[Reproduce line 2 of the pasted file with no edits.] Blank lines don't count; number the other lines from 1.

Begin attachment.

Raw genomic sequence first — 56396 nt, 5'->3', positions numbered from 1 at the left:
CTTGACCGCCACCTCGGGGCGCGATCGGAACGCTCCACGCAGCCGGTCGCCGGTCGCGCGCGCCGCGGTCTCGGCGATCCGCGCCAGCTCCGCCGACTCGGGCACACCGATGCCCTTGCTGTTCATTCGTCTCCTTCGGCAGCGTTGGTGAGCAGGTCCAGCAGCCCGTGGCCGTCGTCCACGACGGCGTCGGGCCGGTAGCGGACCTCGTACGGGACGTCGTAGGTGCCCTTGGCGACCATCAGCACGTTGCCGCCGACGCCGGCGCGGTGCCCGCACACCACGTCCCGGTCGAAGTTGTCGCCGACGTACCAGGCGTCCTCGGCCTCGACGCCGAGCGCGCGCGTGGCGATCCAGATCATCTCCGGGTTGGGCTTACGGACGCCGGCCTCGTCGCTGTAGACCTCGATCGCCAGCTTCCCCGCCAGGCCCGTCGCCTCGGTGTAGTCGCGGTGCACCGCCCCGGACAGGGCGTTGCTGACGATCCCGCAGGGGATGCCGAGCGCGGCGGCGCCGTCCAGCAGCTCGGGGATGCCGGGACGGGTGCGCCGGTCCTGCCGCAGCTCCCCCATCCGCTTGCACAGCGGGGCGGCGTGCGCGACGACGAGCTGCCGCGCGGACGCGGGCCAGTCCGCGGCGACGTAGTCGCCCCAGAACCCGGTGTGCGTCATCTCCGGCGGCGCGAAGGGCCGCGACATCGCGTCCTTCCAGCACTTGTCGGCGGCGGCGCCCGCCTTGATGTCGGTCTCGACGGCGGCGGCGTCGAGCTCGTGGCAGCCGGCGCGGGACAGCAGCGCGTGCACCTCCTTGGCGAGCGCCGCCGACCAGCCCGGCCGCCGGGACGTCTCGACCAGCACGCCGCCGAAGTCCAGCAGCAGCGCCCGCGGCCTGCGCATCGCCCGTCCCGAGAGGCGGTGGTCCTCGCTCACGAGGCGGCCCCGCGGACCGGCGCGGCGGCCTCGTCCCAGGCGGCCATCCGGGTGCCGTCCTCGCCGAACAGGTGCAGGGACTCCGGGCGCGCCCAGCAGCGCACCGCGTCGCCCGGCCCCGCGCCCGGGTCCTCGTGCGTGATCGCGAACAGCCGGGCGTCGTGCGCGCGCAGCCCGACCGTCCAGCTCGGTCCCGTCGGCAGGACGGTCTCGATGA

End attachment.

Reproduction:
CTTGACCGCCACCTCGGGGCGCGATCGGAACGCTCCACGCAGCCGGTCGCCGGTCGCGCGCGCCGCGGTCTCGGCGATCCGCGCCAGCTCCGCCGACTCGGGCACACCGATGCCCTTGCTGTTCATTCGTCTCCTTCGGCAGCGTTGGTGAGCAGGTCCAGCAGCCCGTGGCCGTCGTCCACGACGGCGTCGGGCCGGTAGCGGACCTCGTACGGGACGTCGTAGGTGCCCTTGGCGACCATCAGCACGTTGCCGCCGACGCCGGCGCGGTGCCCGCACACCACGTCCCGGTCGAAGTTGTCGCCGACGTACCAGGCGTCCTCGGCCTCGACGCCGAGCGCGCGCGTGGCGATCCAGATCATCTCCGGGTTGGGCTTACGGACGCCGGCCTCGTCGCTGTAGACCTCGATCGCCAGCTTCCCCGCCAGGCCCGTCGCCTCGGTGTAGTCGCGGTGCACCGCCCCGGACAGGGCGTTGCTGACGATCCCGCAGGGGATGCCGAGCGCGGCGGCGCCGTCCAGCAGCTCGGGGATGCCGGGACGGGTGCGCCGGTCCTGCCGCAGCTCCCCCATCCGCTTGCACAGCGGGGCGGCGTGCGCGACGACGAGCTGCCGCGCGGACGCGGGCCAGTCCGCGGCGACGTAGTCGCCCCAGAACCCGGTGTGCGTCATCTCCGGCGGCGCGAAGGGCCGCGACATCGCGTCCTTCCAGCACTTGTCGGCGGCGGCGCCCGCCTTGATGTCGGTCTCGACGGCGGCGGCGTCGAGCTCGTGGCAGCCGGCGCGGGACAGCAGCGCGTGCACCTCCTTGGCGAGCGCCGCCGACCAGCCCGGCCGCCGGGACGTCTCGACCAGCACGCCGCCGAAGTCCAGCAGCAGCGCCCGCGGCCTGCGCATCGCCCGTCCCGAGAGGCGGTGGTCCTCGCTCACGAGGCGGCCCCGCGGACCGGCGCGGCGGCCTCGTCCCAGGCGGCCATCCGGGTGCCGTCCTCGCCGAACAGGTGCAGGGACTCCGGGCGCGCCCAGCAGCGCACCGCGTCGCCCGGCCCCGCGCCCGGGTCCTCGTGCGTGATCGCGAACAGCCGGGCGTCGTGCGCGCGCAGCCCGACCGTCCAGCTCGGTCCCGTCGGCAGGACGGTCTCGATGA